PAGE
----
Amanda Inman, DVM
In this article, I hope to answer some of the most common questions we have about inherited renal amyloidosis in the Bracco Italiano. I will include information from previous and current research investigating amyloidosis, as well as my own experiences as a veterinarian and breeder of these wonderful dogs.
My foundation bitch died of renal amyloidosis. However, the diagnosis was not made until archived kidney tissue was analyzed six years after her death. By that time, her offspring had been bred and I had second and third-generation Bracchi with amyloidosis. Through my dogs that I’ve bred and owned, and through networking with owners and breeders across the world, I’ve been involved in countless cases of amyloidosis in the Bracco over the last 10 years. I am currently involved in ongoing research into this disease at the University of Florida College of Veterinary Medicine.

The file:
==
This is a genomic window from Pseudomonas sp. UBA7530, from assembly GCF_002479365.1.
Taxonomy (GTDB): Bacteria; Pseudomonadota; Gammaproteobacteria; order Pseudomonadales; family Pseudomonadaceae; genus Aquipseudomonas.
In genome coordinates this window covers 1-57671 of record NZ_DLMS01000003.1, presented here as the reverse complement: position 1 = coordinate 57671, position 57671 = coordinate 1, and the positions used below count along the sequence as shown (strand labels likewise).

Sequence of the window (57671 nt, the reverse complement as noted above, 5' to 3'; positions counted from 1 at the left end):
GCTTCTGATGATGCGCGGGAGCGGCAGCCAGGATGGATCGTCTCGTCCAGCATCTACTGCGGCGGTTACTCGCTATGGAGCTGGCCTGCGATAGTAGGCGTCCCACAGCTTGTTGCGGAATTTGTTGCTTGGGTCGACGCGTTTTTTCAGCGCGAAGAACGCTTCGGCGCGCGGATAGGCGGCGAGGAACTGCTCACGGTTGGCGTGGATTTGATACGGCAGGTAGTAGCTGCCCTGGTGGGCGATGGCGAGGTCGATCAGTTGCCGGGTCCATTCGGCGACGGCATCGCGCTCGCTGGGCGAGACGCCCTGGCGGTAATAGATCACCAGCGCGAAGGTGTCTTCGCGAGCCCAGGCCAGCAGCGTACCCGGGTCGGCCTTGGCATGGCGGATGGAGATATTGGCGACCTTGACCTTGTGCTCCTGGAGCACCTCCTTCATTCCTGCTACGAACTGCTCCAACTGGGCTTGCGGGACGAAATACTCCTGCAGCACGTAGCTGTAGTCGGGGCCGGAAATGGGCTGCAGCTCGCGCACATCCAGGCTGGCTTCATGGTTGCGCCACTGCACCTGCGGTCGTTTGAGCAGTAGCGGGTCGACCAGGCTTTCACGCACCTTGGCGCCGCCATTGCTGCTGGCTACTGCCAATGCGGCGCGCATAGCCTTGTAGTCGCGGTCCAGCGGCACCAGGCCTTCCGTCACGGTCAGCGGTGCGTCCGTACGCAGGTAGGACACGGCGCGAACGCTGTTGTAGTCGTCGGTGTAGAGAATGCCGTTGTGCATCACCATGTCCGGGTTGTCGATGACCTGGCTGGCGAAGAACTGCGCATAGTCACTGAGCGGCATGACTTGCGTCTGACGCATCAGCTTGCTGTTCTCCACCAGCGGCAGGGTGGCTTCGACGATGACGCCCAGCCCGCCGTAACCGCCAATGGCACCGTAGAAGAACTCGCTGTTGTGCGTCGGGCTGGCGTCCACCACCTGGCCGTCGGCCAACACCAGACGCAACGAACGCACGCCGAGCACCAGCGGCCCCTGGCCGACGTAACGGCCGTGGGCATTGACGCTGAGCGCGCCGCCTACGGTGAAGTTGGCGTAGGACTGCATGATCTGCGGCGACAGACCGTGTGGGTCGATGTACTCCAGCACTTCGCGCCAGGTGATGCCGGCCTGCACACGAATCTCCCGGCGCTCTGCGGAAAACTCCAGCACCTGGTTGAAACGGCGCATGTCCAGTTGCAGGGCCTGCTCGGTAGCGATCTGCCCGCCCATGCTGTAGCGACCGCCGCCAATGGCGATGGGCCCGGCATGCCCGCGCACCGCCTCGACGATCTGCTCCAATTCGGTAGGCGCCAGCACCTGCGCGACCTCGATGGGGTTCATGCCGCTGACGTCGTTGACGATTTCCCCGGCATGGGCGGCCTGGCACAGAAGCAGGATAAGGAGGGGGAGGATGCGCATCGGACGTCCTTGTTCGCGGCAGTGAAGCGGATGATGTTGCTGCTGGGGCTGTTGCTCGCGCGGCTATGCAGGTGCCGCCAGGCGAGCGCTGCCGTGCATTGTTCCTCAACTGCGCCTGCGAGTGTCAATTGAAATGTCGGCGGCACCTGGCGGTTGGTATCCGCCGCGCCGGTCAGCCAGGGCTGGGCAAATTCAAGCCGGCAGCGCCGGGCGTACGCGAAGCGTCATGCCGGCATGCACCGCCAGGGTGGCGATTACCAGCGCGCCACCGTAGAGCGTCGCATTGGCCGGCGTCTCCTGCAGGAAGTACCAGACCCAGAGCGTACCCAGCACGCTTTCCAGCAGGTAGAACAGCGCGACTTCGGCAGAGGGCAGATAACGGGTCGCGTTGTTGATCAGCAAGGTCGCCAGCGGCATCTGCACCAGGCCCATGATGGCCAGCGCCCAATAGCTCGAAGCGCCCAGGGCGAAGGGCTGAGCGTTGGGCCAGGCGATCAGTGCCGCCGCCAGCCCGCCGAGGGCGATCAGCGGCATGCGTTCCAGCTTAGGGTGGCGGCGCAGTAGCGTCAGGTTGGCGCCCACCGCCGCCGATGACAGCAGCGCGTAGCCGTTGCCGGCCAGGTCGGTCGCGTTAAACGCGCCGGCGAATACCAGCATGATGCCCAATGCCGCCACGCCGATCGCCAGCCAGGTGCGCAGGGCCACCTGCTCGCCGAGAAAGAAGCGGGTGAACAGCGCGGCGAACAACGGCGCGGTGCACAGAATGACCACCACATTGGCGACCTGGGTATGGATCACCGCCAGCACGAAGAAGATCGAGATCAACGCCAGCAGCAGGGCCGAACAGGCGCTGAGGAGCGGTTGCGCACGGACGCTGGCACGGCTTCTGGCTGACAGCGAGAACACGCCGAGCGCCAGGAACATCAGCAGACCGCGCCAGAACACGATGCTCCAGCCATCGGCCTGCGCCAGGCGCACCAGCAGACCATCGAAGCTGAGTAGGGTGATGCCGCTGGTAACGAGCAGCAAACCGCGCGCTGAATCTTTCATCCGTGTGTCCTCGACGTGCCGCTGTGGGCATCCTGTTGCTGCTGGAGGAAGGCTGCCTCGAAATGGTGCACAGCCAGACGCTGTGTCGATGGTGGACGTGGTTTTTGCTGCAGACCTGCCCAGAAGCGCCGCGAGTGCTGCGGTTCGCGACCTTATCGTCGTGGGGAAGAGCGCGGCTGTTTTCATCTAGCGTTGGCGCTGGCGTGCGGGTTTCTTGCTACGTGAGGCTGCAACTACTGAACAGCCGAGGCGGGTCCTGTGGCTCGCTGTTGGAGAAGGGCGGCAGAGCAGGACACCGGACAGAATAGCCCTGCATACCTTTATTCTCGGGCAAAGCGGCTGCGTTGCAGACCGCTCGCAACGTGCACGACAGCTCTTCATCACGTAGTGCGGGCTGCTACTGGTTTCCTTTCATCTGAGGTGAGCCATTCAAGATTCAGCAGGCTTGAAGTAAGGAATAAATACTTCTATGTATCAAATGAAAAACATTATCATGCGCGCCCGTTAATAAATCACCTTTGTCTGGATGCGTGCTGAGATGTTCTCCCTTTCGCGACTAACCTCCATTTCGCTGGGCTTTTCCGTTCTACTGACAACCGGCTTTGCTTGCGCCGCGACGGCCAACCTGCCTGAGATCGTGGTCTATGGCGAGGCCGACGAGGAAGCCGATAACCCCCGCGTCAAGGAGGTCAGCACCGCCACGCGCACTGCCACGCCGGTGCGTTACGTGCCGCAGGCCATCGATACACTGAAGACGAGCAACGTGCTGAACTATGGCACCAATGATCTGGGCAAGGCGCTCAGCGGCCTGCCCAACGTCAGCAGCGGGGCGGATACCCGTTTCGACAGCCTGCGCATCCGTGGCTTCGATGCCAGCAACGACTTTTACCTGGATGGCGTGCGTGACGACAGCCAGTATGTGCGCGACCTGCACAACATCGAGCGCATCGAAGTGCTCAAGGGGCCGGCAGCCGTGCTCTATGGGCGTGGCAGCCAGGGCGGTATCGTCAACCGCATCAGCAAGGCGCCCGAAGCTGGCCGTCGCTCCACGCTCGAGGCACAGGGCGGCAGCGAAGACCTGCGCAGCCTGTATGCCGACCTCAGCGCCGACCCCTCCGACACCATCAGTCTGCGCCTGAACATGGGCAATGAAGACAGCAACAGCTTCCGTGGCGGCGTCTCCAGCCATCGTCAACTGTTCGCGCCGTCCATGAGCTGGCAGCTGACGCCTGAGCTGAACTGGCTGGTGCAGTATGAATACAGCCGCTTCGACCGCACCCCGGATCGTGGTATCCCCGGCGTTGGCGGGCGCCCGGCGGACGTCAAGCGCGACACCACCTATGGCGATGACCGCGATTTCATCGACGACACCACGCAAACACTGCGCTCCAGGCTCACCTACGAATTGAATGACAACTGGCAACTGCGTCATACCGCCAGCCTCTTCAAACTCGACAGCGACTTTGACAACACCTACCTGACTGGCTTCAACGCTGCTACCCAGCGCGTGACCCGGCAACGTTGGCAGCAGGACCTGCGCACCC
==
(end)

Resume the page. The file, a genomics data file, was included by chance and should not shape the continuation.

My goal is to provide information (and hope) for families faced with this
terrible disease in their beloved dogs. Any experiences that are anecdotal are noted as such and should be taken with a grain of salt as they are not supported by scientific research.
Advice for all Bracco Italiano owners re Amyloidosis, or if you have a sick bracco and fear Amyloidosis:
1) Starting at one year of age, all dogs should have yearly testing including bloodwork (chemistry analysis) and urinalysis with a urine protein: creatinine ratio to screen for kidney disease.
2) Testing should be done every six months if there is a family history of kidney disease.
3) If you aren’t sure of your dog’s family history, test every 6 months.
4) EVERY SICK BRACCO needs bloodwork and urinalysis with UP/C.
5) From urinating more and having a decreased appetite to limping, coughing, or facial swelling. EVERY. SICK. BRACCO.
6) If your puppy is not acting well, has fevers or isn’t eating – regardless of age – testing should be done.
7) Please do not wait until your dog has been sick for days or weeks to have testing performed.
8 ) The best time to diagnose amyloidosis is before symptoms start.
9) Any abnormality in kidney values or urine protein should be considered significant.
EVERY SINGLE dog I’ve seen with “minimal” changes have progressed (usually rapidly) if not treated.
10) Advocate for your dog. Build a strong relationship with your veterinary care team and if needed seek out specialist care as soon as possible.